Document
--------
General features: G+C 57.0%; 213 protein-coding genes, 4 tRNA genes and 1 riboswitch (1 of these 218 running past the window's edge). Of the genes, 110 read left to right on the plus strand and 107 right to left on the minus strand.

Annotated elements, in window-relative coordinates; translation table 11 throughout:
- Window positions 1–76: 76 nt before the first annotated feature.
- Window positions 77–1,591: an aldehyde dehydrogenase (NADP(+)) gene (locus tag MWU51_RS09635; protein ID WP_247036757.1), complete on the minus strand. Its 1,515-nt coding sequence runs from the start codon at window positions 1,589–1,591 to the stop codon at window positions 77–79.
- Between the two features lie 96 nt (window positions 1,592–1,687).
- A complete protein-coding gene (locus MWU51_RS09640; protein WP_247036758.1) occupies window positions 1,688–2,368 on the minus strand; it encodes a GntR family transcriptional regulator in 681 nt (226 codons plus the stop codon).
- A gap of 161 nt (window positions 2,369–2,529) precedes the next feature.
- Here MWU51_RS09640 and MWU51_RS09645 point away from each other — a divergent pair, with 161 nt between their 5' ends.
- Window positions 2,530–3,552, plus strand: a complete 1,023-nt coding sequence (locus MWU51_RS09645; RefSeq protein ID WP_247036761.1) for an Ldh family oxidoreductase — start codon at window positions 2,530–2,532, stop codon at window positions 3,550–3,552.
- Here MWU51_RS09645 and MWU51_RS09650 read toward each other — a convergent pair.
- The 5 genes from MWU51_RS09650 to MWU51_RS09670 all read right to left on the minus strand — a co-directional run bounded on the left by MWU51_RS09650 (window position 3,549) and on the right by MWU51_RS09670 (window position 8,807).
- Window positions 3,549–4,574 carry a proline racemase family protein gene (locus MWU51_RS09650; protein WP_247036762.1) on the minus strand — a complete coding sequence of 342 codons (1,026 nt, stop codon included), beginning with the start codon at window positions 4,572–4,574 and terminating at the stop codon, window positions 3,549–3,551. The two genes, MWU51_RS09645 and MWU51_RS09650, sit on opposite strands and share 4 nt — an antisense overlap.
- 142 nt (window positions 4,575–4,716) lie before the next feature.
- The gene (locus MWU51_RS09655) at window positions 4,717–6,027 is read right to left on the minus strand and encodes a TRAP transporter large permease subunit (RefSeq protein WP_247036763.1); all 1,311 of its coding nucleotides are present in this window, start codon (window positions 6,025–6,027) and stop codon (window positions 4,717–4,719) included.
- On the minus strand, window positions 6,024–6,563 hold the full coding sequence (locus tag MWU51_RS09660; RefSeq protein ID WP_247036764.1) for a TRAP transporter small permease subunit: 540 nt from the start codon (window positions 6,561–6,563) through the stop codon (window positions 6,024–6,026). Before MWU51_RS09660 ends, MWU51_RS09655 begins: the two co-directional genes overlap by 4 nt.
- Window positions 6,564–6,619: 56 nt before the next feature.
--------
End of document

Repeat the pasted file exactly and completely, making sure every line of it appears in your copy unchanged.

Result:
General features: G+C 57.0%; 213 protein-coding genes, 4 tRNA genes and 1 riboswitch (1 of these 218 running past the window's edge). Of the genes, 110 read left to right on the plus strand and 107 right to left on the minus strand.

Annotated elements, in window-relative coordinates; translation table 11 throughout:
- Window positions 1–76: 76 nt before the first annotated feature.
- Window positions 77–1,591: an aldehyde dehydrogenase (NADP(+)) gene (locus tag MWU51_RS09635; protein ID WP_247036757.1), complete on the minus strand. Its 1,515-nt coding sequence runs from the start codon at window positions 1,589–1,591 to the stop codon at window positions 77–79.
- Between the two features lie 96 nt (window positions 1,592–1,687).
- A complete protein-coding gene (locus MWU51_RS09640; protein WP_247036758.1) occupies window positions 1,688–2,368 on the minus strand; it encodes a GntR family transcriptional regulator in 681 nt (226 codons plus the stop codon).
- A gap of 161 nt (window positions 2,369–2,529) precedes the next feature.
- Here MWU51_RS09640 and MWU51_RS09645 point away from each other — a divergent pair, with 161 nt between their 5' ends.
- Window positions 2,530–3,552, plus strand: a complete 1,023-nt coding sequence (locus MWU51_RS09645; RefSeq protein ID WP_247036761.1) for an Ldh family oxidoreductase — start codon at window positions 2,530–2,532, stop codon at window positions 3,550–3,552.
- Here MWU51_RS09645 and MWU51_RS09650 read toward each other — a convergent pair.
- The 5 genes from MWU51_RS09650 to MWU51_RS09670 all read right to left on the minus strand — a co-directional run bounded on the left by MWU51_RS09650 (window position 3,549) and on the right by MWU51_RS09670 (window position 8,807).
- Window positions 3,549–4,574 carry a proline racemase family protein gene (locus MWU51_RS09650; protein WP_247036762.1) on the minus strand — a complete coding sequence of 342 codons (1,026 nt, stop codon included), beginning with the start codon at window positions 4,572–4,574 and terminating at the stop codon, window positions 3,549–3,551. The two genes, MWU51_RS09645 and MWU51_RS09650, sit on opposite strands and share 4 nt — an antisense overlap.
- 142 nt (window positions 4,575–4,716) lie before the next feature.
- The gene (locus MWU51_RS09655) at window positions 4,717–6,027 is read right to left on the minus strand and encodes a TRAP transporter large permease subunit (RefSeq protein WP_247036763.1); all 1,311 of its coding nucleotides are present in this window, start codon (window positions 6,025–6,027) and stop codon (window positions 4,717–4,719) included.
- On the minus strand, window positions 6,024–6,563 hold the full coding sequence (locus tag MWU51_RS09660; RefSeq protein ID WP_247036764.1) for a TRAP transporter small permease subunit: 540 nt from the start codon (window positions 6,561–6,563) through the stop codon (window positions 6,024–6,026). Before MWU51_RS09660 ends, MWU51_RS09655 begins: the two co-directional genes overlap by 4 nt.
- Window positions 6,564–6,619: 56 nt before the next feature.